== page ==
Materials and Methods
This cross-sectional study was done at seven centers in three regions of the developing world (Dhaka, Bangladesh; Campinas, Brazil; Shanghai, China; Cairo, Egypt; Mexico City, Mexico; Bangkok, Thailand; and Harare, Zimbabwe) from April 1994 to June 1997. It was approved by the Scientific and Ethical Review Group of the United Nations Development Programme (UNDP)/ United Nations Population Fund (UNFPA)/World Health Organization (WHO)/World Bank Special Programme of Research, Development and Research Training in Human Reproduction, and by ethical review committees at participating sites.
Women 30–34 years old were eligible for the study if they were not lactating or had not recently lactated; were not recently pregnant; had not had a hysterectomy or oophorectomy; did not use, currently or in the past, medications known to affect calcium metabolism; and did not have a chronic disease affecting calcium metabolism (Table 1, footnote).
Women attending family planning clinics in the seven centers who had at least 24 months of lifetime use of OCs, DMPA, or levonorgestrel implants were recruited consecutively, along with a comparison group of women (called never users of hormonal contraceptives) who had never used any hormonal contraceptive or had a lifetime exposure to hormonal contraceptives of less than 6 months. Women who had used two or more hormonal methods were assigned to the hormonal method most recently used for 2 or more years.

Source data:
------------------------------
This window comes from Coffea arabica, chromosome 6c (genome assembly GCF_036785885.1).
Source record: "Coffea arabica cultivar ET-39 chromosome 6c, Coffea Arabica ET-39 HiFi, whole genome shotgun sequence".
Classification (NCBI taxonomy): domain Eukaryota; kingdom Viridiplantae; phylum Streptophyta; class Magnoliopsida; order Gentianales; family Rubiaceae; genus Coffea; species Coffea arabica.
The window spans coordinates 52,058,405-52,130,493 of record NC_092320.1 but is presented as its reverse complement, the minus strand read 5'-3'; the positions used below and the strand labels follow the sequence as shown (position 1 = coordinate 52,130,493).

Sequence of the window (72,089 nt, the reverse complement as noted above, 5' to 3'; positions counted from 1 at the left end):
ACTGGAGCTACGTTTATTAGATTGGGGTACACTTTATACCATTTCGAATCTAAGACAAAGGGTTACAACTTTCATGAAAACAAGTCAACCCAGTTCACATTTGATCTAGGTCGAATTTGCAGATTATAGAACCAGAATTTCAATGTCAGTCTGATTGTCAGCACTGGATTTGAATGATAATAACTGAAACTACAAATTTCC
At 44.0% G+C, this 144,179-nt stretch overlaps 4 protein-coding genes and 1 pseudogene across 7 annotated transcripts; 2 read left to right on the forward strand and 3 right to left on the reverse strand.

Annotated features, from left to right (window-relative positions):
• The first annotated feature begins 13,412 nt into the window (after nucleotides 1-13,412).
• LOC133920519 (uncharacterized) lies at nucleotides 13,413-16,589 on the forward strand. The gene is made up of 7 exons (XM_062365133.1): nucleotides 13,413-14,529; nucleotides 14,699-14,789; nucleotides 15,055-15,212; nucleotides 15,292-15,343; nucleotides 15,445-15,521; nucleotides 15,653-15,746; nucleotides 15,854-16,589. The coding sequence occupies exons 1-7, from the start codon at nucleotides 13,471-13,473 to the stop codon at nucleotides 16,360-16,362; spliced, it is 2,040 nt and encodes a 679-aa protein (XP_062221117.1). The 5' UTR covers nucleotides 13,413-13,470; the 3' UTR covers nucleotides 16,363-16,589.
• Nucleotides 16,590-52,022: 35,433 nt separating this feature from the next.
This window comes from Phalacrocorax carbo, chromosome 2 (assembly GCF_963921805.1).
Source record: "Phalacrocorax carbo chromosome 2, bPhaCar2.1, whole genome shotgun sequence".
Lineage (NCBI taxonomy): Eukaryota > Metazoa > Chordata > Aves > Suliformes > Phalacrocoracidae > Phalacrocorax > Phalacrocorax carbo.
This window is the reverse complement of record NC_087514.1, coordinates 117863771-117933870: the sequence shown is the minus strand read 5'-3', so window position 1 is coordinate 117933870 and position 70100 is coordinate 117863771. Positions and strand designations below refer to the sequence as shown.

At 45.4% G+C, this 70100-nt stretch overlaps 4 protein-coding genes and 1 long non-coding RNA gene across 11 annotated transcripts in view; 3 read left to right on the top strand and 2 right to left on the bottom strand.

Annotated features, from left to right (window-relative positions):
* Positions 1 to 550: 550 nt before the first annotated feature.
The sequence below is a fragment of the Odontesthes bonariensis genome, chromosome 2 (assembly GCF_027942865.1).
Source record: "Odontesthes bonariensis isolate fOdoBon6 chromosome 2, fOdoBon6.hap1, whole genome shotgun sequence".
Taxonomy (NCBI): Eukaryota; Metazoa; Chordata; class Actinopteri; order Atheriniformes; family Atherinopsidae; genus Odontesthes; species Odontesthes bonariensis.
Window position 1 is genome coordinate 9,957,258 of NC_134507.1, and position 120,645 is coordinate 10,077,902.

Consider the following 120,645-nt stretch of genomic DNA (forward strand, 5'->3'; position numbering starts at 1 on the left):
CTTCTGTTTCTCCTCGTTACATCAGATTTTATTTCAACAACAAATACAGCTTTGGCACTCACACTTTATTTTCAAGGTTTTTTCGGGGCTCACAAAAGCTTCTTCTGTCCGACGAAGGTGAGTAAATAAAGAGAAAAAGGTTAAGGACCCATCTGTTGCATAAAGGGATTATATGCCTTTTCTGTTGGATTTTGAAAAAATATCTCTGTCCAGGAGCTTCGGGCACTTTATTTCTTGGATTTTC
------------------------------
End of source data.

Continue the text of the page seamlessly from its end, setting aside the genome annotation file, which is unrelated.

Of women who had never used hormonal contraceptives, 78% had never used any form of hormonal contraception. The mean duration of hormonal contraceptive use in the women classified as never users who had used hormonal contraceptives was 3 months (standard deviation [SD] 1.6 months) and the mean time since stopping use was 78 months (SD 50 months). Eighty-two percent (82%) of the assigned OC users used formulations containing 30 μg or more but less than 50 μg of estrogen, 15% used formulations containing 50 μg or more, and fewer than 1% used OCs containing less than 30 μg. The estrogen dose was unknown for 2% of the OC users. All DMPA users were on regimens of 150 mg every 3 months. At the time of this study, only the six-capsule subdermal levonorgestrel implant system was available. It releases 50–85 μg of levonorgestrel per day in the first 9 months of use and about 35 μg per day after 1 year.8